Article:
Deep learning for [18F]fluorodeoxyglucose-PET-CT classification in patients with lymphoma: a dual-centre retrospective analysis

Ida Häggström, Doris Leithner, Jennifer Alvén, Gabriele Campanella, Murad Abusamra, Honglei Zhang, Shalini Chhabra, Lucian Beer, Alexander Haug, Gilles Salles, Markus Raderer, Philipp B. Staber, Anton Becker, Hedvig Hricak, Thomas J. Fuchs, Heiko Schöder, Marius E. Mayerhoefer

Research output: Contribution to journalArticlepeer-review

Abstract

Background: The rising global cancer burden has led to an increasing demand for imaging tests such as [18F]fluorodeoxyglucose ([18F]FDG)-PET-CT. To aid imaging specialists in dealing with high scan volumes, we aimed to train a deep learning artificial intelligence algorithm to classify [18F]FDG-PET-CT scans of patients with lymphoma with or without hypermetabolic tumour sites. Methods: In this retrospective analysis we collected 16 583 [18F]FDG-PET-CTs of 5072 patients with lymphoma who had undergone PET-CT before or after treatment at the Memorial Sloa Kettering Cancer Center, New York, NY, USA. Using maximum intensity projection (MIP), three dimensional (3D) PET, and 3D CT data, our ResNet34-based deep learning model (Lymphoma Artificial Reader System [LARS]) for [18F]FDG-PET-CT binary classification (Deauville 1–3 vs 4–5), was trained on 80% of the dataset, and tested on 20% of this dataset. For external testing, 1000 [18F]FDG-PET-CTs were obtained from a second centre (Medical University of Vienna, Vienna, Austria). Seven model variants were evaluated, including MIP-based LARS-avg (optimised for accuracy) and LARS-max (optimised for sensitivity), and 3D PET-CT-based LARS-ptct. Following expert curation, areas under the curve (AUCs), accuracies, sensitivities, and specificities were calculated. Findings: In the internal test cohort (3325 PET-CTs, 1012 patients), LARS-avg achieved an AUC of 0·949 (95% CI 0·942–0·956), accuracy of 0·890 (0·879–0·901), sensitivity of 0·868 (0·851–0·885), and specificity of 0·913 (0·899–0·925); LARS-max achieved an AUC of 0·949 (0·942–0·956), accuracy of 0·868 (0·858–0·879), sensitivity of 0·909 (0·896–0·924), and specificity of 0·826 (0·808–0·843); and LARS-ptct achieved an AUC of 0·939 (0·930–0·948), accuracy of 0·875 (0·864–0·887), sensitivity of 0·836 (0·817–0·855), and specificity of 0·915 (0·901–0·927). In the external test cohort (1000 PET-CTs, 503 patients), LARS-avg achieved an AUC of 0·953 (0·938–0·966), accuracy of 0·907 (0·888–0·925), sensitivity of 0·874 (0·843–0·904), and specificity of 0·949 (0·921–0·960); LARS-max achieved an AUC of 0·952 (0·937–0·965), accuracy of 0·898 (0·878–0·916), sensitivity of 0·899 (0·871–0·926), and specificity of 0·897 (0·871–0·922); and LARS-ptct achieved an AUC of 0·932 (0·915–0·948), accuracy of 0·870 (0·850–0·891), sensitivity of 0·827 (0·793–0·863), and specificity of 0·913 (0·889–0·937). Interpretation: Deep learning accurately distinguishes between [18F]FDG-PET-CT scans of lymphoma patients with and without hypermetabolic tumour sites. Deep learning might therefore be potentially useful to rule out the presence of metabolically active disease in such patients, or serve as a second reader or decision support tool. Funding: National Institutes of Health-National Cancer Institute Cancer Center Support Grant.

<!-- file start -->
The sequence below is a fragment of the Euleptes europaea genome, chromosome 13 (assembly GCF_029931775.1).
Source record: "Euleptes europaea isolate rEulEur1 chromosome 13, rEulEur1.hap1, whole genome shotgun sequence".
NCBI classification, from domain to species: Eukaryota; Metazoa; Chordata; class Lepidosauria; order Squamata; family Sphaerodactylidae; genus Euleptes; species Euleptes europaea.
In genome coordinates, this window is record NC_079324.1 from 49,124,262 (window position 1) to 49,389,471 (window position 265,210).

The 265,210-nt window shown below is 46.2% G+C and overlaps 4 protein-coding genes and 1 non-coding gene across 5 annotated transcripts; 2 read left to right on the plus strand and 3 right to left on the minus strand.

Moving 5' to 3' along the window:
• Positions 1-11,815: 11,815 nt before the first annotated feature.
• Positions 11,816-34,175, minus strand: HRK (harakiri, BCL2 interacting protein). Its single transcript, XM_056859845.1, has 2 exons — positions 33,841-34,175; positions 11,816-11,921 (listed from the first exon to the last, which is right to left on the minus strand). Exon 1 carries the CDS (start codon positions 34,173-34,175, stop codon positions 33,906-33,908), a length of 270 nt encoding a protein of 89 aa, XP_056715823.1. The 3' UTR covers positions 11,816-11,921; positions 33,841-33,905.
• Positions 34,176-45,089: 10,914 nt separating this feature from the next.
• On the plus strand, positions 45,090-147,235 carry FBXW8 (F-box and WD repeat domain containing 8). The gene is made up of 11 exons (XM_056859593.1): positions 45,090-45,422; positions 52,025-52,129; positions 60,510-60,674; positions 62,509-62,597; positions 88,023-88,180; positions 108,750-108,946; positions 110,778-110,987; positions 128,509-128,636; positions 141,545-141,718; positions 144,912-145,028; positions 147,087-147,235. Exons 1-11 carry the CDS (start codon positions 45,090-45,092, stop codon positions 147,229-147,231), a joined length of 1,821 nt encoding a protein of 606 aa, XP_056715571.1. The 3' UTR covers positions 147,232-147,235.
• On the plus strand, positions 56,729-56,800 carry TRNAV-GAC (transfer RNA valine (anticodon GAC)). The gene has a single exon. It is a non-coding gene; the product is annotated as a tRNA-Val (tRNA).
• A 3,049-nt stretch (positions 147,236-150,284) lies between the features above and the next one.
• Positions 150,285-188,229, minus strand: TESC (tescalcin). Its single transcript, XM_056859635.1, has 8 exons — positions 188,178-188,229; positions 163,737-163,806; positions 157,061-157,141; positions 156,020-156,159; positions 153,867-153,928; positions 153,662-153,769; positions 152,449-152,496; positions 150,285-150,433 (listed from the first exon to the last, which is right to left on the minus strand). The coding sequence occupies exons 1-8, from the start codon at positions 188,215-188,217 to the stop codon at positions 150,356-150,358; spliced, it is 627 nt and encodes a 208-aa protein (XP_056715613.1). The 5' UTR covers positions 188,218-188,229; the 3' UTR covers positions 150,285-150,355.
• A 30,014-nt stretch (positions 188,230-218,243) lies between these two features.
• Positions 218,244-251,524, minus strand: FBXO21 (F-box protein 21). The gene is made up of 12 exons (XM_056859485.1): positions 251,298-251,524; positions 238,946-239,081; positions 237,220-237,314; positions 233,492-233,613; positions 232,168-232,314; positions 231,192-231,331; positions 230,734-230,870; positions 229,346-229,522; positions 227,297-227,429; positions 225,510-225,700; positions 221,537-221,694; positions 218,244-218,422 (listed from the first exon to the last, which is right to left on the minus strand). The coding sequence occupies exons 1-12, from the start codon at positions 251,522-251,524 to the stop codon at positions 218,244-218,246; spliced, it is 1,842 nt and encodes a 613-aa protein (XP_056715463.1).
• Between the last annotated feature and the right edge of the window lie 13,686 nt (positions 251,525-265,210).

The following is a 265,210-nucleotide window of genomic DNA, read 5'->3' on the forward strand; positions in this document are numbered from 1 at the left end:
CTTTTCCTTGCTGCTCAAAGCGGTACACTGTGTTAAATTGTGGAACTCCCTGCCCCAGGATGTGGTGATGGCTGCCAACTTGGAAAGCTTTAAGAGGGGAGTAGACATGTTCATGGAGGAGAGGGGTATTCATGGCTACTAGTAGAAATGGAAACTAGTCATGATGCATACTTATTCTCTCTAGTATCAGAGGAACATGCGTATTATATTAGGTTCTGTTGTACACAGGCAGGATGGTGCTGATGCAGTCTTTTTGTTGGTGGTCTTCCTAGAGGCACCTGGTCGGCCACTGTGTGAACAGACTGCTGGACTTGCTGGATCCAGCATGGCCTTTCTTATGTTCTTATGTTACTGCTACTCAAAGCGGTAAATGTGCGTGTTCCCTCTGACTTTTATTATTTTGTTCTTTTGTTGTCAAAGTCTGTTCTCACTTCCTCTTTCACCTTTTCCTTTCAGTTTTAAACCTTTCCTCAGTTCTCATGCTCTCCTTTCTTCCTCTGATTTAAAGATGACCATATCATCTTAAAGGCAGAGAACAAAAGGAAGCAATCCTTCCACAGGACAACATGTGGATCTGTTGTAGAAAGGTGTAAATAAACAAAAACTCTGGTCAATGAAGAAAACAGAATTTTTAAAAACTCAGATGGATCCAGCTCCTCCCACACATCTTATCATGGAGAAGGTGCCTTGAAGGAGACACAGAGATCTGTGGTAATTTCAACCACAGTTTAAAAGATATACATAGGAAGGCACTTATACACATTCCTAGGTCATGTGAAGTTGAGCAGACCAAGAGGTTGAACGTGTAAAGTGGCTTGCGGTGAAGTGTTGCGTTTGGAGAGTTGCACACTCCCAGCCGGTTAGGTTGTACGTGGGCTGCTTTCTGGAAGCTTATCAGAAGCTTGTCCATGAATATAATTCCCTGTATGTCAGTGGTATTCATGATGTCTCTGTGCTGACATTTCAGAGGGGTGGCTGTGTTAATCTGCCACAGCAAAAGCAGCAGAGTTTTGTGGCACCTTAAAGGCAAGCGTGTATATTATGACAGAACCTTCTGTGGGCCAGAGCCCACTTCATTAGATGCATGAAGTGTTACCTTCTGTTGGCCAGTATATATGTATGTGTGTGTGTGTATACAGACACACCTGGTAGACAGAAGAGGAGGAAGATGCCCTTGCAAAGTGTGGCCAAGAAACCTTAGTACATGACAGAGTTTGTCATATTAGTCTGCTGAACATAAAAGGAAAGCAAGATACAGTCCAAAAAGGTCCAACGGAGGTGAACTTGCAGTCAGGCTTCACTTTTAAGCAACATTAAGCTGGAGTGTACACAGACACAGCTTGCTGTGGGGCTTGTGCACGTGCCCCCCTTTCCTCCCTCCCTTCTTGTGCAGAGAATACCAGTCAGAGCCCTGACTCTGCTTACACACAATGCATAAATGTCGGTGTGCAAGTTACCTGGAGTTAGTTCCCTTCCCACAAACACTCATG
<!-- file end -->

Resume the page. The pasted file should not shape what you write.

Original languageEnglish
Pages (from-to)e114-e125
JournalThe Lancet Digital Health
Volume6
Issue number2
DOIs
StatePublished - Feb 2024

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